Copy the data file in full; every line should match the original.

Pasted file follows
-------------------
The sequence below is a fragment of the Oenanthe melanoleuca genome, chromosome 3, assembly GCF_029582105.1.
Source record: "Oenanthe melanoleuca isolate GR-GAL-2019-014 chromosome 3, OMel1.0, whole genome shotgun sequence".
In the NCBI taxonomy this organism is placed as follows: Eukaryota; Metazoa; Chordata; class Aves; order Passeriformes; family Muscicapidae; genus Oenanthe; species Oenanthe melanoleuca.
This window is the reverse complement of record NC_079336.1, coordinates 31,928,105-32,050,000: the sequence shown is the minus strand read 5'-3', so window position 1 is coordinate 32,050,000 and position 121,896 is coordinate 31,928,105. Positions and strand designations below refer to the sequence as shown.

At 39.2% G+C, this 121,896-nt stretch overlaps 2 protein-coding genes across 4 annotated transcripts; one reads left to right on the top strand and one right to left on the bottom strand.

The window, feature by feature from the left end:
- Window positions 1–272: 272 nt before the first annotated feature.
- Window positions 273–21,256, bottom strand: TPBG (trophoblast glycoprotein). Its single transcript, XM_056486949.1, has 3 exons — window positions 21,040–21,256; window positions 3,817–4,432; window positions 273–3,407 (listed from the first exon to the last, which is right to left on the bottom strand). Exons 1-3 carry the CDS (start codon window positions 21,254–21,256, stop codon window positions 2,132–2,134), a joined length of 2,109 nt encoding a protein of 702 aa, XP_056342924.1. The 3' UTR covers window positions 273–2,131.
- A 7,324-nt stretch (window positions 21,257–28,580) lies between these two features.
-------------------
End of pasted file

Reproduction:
The sequence below is a fragment of the Oenanthe melanoleuca genome, chromosome 3, assembly GCF_029582105.1.
Source record: "Oenanthe melanoleuca isolate GR-GAL-2019-014 chromosome 3, OMel1.0, whole genome shotgun sequence".
In the NCBI taxonomy this organism is placed as follows: Eukaryota; Metazoa; Chordata; class Aves; order Passeriformes; family Muscicapidae; genus Oenanthe; species Oenanthe melanoleuca.
This window is the reverse complement of record NC_079336.1, coordinates 31,928,105-32,050,000: the sequence shown is the minus strand read 5'-3', so window position 1 is coordinate 32,050,000 and position 121,896 is coordinate 31,928,105. Positions and strand designations below refer to the sequence as shown.

At 39.2% G+C, this 121,896-nt stretch overlaps 2 protein-coding genes across 4 annotated transcripts; one reads left to right on the top strand and one right to left on the bottom strand.

The window, feature by feature from the left end:
- Window positions 1–272: 272 nt before the first annotated feature.
- Window positions 273–21,256, bottom strand: TPBG (trophoblast glycoprotein). Its single transcript, XM_056486949.1, has 3 exons — window positions 21,040–21,256; window positions 3,817–4,432; window positions 273–3,407 (listed from the first exon to the last, which is right to left on the bottom strand). Exons 1-3 carry the CDS (start codon window positions 21,254–21,256, stop codon window positions 2,132–2,134), a joined length of 2,109 nt encoding a protein of 702 aa, XP_056342924.1. The 3' UTR covers window positions 273–2,131.
- A 7,324-nt stretch (window positions 21,257–28,580) lies between these two features.